We old timers remember Louise and Ray Amsden, presently retired from the horses and still living in Santa Inez, CA. They were the proud owners of *Lancero one of the first imported Stallions from the old Hacienda Casagrande in Peru, a horse that lived well into his thirties. I was judging a show around 1980 in Ventura California and Louise and Ray had been appointed to be my escorts. By this time, rules had been placed on the conduct of the exhibitors and officials here in the USA. Coming from Peru, where there were no such written restrictions, I felt that I knew how to handle myself in an appropriate manner and was not very comfortable with the situation of having an escort everywhere that I went. But the Amsdens and I thoroughly enjoyed each others company, plus they were aware of our two countries cultural differences and knew how to take care of me and interpret the rules. The Ventura fairgrounds arena was out in the open with the sun shining high above. A short time before lunch break between classes on that hot summer day, I was leaning on the fence that surrounded the arena, away from the bleachers and crowds, when Louise approached me holding a glass. She had thought I might be thirsty and passed the full glass saying: Raul, here’s your lemonade! It was so thoughtful. I thanked her and took a sip. It was lemonade all right…..a Tom Collins!

The following is a true story and even though it didn’t happen in this country I can’t help myself in telling it. Years ago there was a horse from the North of Peru who ended up being not memorable and I will not offend anyone if I call him by his name, Rey Castanio. This stallion had caught the attention of a couple of aficionados. They had seen this horse at a small show and felt certain that they had discovered a hidden jewel and were determined to promote him! He was extravagant in his lift and termino and not a bad looking horse but the timing in his footfall was not good and he was very rough to ride. The stallion was brought to the Lima area with much anticipation, build-up and fanfare to compete among the better of the breed and for a while had some followers passionately defending him. As time went by, however, the attention fizzled as he proved to be “no big deal”. Years later we heard that the horse was back in the North and had been taken to a local show held in Cajamarca, a beautiful deep valley in between the Andes Mountains. The installations there were not great and in an unfortunate situation, the horse had died after being electrocuted from chewing, I assume, some loose wiring. Somebody carried the news on to others claiming that the horse had, “committed suicide”.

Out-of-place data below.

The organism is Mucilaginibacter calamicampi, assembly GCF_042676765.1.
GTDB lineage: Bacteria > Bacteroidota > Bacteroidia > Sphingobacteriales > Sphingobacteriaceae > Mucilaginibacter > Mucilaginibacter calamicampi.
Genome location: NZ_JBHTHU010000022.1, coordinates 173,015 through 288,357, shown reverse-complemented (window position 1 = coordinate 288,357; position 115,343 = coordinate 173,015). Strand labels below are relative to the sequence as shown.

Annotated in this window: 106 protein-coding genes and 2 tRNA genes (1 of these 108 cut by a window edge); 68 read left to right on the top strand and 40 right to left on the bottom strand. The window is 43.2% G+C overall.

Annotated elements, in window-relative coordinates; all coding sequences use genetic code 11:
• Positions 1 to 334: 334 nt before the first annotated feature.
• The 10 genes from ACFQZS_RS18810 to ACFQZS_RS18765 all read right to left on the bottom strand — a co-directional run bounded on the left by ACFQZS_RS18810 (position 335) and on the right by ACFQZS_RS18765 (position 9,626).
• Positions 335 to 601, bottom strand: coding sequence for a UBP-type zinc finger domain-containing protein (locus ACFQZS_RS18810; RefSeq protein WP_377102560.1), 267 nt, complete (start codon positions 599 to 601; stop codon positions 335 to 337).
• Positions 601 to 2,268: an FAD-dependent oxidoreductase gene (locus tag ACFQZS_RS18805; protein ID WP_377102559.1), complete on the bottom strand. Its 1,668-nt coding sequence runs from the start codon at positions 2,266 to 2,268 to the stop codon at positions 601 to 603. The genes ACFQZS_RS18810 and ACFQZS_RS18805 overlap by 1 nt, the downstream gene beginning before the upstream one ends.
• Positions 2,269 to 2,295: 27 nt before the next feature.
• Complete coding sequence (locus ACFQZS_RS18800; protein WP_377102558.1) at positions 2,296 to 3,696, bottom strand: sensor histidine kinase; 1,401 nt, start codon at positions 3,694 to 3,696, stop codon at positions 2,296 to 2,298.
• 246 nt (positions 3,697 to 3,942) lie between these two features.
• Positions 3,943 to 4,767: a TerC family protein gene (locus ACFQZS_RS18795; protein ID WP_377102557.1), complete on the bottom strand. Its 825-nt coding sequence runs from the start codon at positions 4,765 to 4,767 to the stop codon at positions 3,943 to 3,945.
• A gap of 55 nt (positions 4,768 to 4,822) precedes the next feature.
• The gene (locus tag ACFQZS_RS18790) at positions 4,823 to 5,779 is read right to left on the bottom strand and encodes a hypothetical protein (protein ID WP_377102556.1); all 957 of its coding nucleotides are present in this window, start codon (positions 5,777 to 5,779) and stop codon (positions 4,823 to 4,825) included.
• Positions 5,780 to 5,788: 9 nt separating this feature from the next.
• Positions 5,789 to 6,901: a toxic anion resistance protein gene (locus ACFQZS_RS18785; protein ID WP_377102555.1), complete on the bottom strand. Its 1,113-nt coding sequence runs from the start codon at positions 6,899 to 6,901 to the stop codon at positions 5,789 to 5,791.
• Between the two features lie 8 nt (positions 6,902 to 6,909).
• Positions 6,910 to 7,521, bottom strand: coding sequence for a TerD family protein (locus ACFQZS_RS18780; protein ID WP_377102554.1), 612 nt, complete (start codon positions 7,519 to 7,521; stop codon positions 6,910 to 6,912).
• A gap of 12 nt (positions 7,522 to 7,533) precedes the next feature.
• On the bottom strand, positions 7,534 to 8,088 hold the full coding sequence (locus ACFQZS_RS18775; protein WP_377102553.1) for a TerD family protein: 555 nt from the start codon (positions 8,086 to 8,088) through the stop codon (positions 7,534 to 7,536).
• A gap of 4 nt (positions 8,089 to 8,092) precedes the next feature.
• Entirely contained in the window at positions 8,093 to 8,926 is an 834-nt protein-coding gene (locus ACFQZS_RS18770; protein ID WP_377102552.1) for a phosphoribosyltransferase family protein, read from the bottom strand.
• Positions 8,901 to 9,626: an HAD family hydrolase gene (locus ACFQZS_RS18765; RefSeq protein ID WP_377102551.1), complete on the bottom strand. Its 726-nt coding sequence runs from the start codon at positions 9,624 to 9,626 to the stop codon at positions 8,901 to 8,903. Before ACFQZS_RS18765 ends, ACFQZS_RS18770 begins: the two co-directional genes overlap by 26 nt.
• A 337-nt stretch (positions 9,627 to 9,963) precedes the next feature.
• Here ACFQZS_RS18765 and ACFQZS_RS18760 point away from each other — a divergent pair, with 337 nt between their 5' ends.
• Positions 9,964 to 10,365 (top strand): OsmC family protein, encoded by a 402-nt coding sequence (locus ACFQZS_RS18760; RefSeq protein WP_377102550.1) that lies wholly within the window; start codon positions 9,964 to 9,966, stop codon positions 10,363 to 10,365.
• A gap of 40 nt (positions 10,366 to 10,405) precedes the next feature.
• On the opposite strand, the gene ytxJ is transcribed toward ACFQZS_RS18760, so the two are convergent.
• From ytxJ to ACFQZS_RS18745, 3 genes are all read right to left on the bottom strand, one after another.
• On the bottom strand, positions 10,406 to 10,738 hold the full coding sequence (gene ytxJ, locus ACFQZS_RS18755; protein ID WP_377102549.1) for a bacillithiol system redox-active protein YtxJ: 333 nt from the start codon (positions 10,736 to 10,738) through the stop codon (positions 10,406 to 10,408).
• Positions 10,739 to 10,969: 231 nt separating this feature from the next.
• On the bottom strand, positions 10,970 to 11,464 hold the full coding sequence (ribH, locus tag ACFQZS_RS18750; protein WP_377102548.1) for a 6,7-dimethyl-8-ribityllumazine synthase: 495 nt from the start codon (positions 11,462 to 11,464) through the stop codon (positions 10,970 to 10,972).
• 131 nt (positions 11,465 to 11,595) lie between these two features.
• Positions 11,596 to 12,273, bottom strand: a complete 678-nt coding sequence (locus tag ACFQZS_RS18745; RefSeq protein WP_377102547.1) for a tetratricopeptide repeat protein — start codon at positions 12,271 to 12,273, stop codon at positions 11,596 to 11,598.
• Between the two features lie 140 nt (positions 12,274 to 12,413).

Not too long ago, a nephew of mine was managing a very important breeding unit here in the USA. We would talk often on the phone and had lively discussions about the high hopes we had for our young, upcoming show horses. As often happened, we were competing against each other in the first show of the year with a couple of promising Bozal colts. At the first show his colt beat mine. My nephew, with the help of some devilish friends went to the trouble of taking photographs during the class and selected some in which I appeared angry, hot and/or disgusted, or pleased while I was riding my colt. They went on to prepare a booklet of photos telling a tale that they entitled, “M……….., a sad story” and delivered it to me upon a visit to our ranch to great hilarity and my chagrin. But the story doesn’t stop there! At the following show, the reverse happened and my colt beat his, with very high compliments paid to both horses by the Peruvian judge. I was on cloud nine! The ending to this story is that all of us, my nephew, his friends, the two judges and I, all ended up being the butt of the joke, as both colts turned out to be…. nice geldings!

Once, while visiting a ranch I was curious to find out what “real inexpensive” horses they had for sale. A very attractive looking, almost three y/old, already gelded chestnut caught my attention. The youngster had good disposition and had been taught manners. I also noticed that he “could trot”. In my mind I thought this was fixable with proper training. I could not go wrong on this fellow! Having brought my horse trailer along for this trip I decided to go ahead and bought him “cheap”, took him back home and proudly showed my wife my acquisition. The horse turned out to be exactly what I thought! Beautiful and energetic he sure was the easiest to handle. But, after several months ridden, he would not gait and would only “pasitrot”. Given my geldings background, (his sire was the same) and that I am not a patient one, the young horse ended up at a local horse auction sold for a very reasonable price, no papers added, just a nice, great looking young horse. Later that day I sat at our porch talking with my wife Lauren as we usually do, about the events of the day. I asked her what she thought these people at that ranch did with horses like “my gelding” to which she replied: “they sell them to people like you”.

These were just a few of my memories……..

Louisiana, February of 2005


Visitors Welcome!
We are located just 90 minutes north of New Orleans Airport in Southeastern Louisiana. 
Please call or email us for your questions, additional information or to book breedings
to our stallions, or make an appointment to view our stock.
 

Raul Risso M & Lauren Carter-Risso
64486 Bracy Ln
Amite, LA  70422
Telephone: 985-748-4811
E-mail:
ryrusa@wildblue.net